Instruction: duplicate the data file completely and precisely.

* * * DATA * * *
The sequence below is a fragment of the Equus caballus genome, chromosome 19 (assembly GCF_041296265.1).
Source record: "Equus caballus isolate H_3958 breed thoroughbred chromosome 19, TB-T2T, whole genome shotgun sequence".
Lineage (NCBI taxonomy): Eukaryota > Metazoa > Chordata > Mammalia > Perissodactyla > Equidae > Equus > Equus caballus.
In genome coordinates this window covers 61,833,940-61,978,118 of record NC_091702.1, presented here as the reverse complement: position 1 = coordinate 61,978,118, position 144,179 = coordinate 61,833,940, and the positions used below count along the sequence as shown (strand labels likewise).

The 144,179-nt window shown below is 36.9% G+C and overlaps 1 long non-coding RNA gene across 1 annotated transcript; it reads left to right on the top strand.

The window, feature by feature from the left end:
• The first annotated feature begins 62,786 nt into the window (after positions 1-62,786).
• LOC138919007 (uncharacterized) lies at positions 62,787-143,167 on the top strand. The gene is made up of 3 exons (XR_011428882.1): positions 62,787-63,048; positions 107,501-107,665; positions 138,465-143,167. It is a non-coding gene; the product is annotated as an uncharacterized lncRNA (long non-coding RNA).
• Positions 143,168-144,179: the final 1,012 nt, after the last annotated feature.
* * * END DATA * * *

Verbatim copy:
The sequence below is a fragment of the Equus caballus genome, chromosome 19 (assembly GCF_041296265.1).
Source record: "Equus caballus isolate H_3958 breed thoroughbred chromosome 19, TB-T2T, whole genome shotgun sequence".
Lineage (NCBI taxonomy): Eukaryota > Metazoa > Chordata > Mammalia > Perissodactyla > Equidae > Equus > Equus caballus.
In genome coordinates this window covers 61,833,940-61,978,118 of record NC_091702.1, presented here as the reverse complement: position 1 = coordinate 61,978,118, position 144,179 = coordinate 61,833,940, and the positions used below count along the sequence as shown (strand labels likewise).

The 144,179-nt window shown below is 36.9% G+C and overlaps 1 long non-coding RNA gene across 1 annotated transcript; it reads left to right on the top strand.

The window, feature by feature from the left end:
• The first annotated feature begins 62,786 nt into the window (after positions 1-62,786).
• LOC138919007 (uncharacterized) lies at positions 62,787-143,167 on the top strand. The gene is made up of 3 exons (XR_011428882.1): positions 62,787-63,048; positions 107,501-107,665; positions 138,465-143,167. It is a non-coding gene; the product is annotated as an uncharacterized lncRNA (long non-coding RNA).
• Positions 143,168-144,179: the final 1,012 nt, after the last annotated feature.